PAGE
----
booster dose of COVID-19 AIIMS Director Dr Randeep Guleria said on Tuesday evening that there is no need for a vaccine in India right now, there is a need to focus on increasing the vaccine coverage. He also said that the likelihood of a “huge third wave” is “decreasing with every passing day”.
“Vaccines are stalling, we are not seeing successful infections leading to an increase in our admissions, our sero-positivity rate is very high. All of this suggests that we don’t really need a booster dose right now. We may need it in the future, that’s for sure. But we don’t need a booster dose right now. “We are well protected and I think we should focus on getting as many people as possible to get the first and second doses because if we have enough of this number, we as a country Will be well protected.”
Dr Guleria was speaking at the release of a book “Going Viral” on the making of Bharat Biotech covaxinBy Dr. Balram Bhargava, Director General, ICMR.
On the third wave, Dr Guleria said: “As our immunization program progresses, as we are seeing less vaccine hesitancy and as we are seeing vaccines prevent serious disease and prevent hospitalization and death In the case of – the chance that any major wave is declining with each passing day. It is highly unlikely that we will see a major third wave.”
“But the disease will be endemic and we will continue to have cases … We will have some patients who will be sick but it will not be of the magnitude that we saw in the first and second waves and most of us will be safe.”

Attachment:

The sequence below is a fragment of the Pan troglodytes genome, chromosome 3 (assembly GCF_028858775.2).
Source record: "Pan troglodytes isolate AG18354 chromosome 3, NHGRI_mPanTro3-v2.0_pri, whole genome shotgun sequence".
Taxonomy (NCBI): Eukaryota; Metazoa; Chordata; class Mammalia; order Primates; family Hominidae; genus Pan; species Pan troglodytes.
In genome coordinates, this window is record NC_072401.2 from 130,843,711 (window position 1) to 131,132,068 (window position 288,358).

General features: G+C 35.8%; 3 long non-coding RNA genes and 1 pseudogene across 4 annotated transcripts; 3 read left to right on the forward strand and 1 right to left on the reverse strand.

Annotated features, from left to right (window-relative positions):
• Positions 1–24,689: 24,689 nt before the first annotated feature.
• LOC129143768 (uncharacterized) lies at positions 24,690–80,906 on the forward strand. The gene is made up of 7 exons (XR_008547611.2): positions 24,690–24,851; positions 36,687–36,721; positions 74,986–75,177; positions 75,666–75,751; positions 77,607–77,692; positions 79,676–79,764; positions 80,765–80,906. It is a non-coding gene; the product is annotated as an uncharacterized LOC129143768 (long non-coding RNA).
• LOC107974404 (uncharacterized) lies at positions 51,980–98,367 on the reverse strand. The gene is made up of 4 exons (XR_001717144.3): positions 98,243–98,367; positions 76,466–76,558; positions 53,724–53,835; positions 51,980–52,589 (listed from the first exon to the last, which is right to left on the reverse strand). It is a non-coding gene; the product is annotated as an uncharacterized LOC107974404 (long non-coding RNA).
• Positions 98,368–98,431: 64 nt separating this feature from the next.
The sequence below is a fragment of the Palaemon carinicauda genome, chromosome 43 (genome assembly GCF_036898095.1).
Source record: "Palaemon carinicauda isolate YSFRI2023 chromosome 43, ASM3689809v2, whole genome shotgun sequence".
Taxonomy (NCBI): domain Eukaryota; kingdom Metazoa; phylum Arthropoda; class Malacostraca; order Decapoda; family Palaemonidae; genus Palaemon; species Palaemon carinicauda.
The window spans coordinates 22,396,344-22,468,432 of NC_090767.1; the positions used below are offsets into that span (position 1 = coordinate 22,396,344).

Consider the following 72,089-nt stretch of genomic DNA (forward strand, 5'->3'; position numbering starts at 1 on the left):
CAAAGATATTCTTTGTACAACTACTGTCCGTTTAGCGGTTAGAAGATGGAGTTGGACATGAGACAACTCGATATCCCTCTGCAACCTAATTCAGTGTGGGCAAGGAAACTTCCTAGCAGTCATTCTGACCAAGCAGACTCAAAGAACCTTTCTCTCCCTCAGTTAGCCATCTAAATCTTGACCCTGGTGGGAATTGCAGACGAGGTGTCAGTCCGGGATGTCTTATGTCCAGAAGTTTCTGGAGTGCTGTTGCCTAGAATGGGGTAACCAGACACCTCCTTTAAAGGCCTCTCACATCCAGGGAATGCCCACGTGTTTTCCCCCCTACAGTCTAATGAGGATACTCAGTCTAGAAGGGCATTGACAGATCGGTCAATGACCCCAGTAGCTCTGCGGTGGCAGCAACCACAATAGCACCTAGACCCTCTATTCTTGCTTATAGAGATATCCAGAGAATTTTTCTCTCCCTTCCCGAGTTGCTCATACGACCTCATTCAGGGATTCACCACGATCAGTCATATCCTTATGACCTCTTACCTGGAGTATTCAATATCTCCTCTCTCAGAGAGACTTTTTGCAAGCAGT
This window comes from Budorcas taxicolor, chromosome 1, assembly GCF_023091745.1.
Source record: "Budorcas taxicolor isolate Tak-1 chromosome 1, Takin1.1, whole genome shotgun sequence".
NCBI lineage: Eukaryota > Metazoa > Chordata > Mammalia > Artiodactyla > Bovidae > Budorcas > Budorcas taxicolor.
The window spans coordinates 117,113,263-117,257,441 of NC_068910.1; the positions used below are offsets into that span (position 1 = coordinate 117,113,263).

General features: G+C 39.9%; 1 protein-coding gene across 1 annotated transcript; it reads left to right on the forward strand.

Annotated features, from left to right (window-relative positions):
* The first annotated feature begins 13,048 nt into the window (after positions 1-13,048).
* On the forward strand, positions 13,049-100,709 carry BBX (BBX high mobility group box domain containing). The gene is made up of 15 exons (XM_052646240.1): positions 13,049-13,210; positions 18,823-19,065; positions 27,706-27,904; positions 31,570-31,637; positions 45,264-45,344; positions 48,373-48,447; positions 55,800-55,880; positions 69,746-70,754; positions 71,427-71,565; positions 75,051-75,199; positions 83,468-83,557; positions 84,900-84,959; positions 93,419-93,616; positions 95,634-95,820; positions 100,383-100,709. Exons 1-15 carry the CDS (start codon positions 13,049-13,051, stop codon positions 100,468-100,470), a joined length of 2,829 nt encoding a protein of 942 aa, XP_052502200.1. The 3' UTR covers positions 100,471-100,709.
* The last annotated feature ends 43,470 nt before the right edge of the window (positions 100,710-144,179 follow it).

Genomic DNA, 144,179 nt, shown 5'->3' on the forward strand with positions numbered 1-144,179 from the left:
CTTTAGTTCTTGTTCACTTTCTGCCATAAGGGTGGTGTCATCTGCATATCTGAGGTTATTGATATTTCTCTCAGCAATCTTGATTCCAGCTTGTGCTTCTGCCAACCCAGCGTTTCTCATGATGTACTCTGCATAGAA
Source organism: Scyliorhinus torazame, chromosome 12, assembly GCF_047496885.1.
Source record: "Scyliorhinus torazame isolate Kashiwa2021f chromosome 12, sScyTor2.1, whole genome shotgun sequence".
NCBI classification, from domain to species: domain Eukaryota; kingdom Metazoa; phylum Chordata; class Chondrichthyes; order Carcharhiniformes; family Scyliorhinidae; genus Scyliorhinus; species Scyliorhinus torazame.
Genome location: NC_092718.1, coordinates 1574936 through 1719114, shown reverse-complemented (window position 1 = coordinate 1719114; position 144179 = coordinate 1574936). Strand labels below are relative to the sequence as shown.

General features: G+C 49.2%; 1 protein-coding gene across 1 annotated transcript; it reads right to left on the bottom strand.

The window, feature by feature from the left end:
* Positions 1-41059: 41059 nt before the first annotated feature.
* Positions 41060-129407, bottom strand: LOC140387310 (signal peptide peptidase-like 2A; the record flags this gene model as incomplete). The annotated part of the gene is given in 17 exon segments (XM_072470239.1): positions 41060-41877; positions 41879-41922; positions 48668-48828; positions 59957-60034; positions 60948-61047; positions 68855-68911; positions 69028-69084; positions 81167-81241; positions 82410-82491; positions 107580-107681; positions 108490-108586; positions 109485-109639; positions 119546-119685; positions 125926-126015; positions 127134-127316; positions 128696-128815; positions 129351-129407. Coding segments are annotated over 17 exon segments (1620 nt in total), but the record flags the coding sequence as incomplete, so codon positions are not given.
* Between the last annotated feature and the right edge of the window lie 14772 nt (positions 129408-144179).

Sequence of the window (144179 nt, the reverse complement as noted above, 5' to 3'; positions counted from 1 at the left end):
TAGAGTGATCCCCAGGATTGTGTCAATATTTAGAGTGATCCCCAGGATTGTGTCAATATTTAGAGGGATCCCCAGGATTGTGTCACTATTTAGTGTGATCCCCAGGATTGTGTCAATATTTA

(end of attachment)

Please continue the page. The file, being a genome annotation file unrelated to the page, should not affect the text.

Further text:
NITI Aayog member Dr VK Paul said that more research needs to be done on the question of booster dose in the country.
“When you decide on an additional dose, it should be based on good information and there are many aspects to it. It should be different for different vaccines… the data for A may not apply for B. … another question is of duration. Is it six months, nine months?… We are looking at the data systematically, we are looking at how it should be done… as of now, for a booster for any nation A vaccine priority is when you give two doses to a large population. That job is not done… There is also an ethical dimension to people waiting for their first two doses…”
Speaking on the journey of manufacturing and approval of Covaxin, Dr. Bhargava noted several milestones – becoming the fifth country to isolate a strain. coronavirus, Tracing the contacts of the first case diagnosed in India in January 2020, boosting testing and becoming the first to use antigen tests, launching on-demand testing in September and continuing to ship test kits to other parts of the world – and recalled the successful trial of the Indian vaccine on 20 monkeys as a turning point in vaccine manufacturing.
Referring to the monkeys as the “Unsung Hero”, he said, “There are no breeding facilities, we had to get the monkeys from the wild… we had to capture the monkeys… we got all the permissions within 24 hours.” , the monkey catchers ventured. In the forests of Telangana border, Karnataka border, Maharashtra. They were able to capture 24 monkeys within a week…”
“We had to test the monkeys for their complete biochemical profile, their X-rays, blood tests to make sure they were healthy … To test the monkeys for the vaccine, they had to be given the virus by bronchoscopy … our Didn’t have any such specialist at NIV… We had a pulmonologist who had just returned from Italy, Kshitij Agarwal. He was taken to Pune overnight by an Air Force flight and he did bronchoscopy with specialists from CTC Pune … From day seven, samples were taken daily by bronchoscopy from the monkeys… and look, the virus did not grow. That was the turning point… Hope on the horizon,” he said.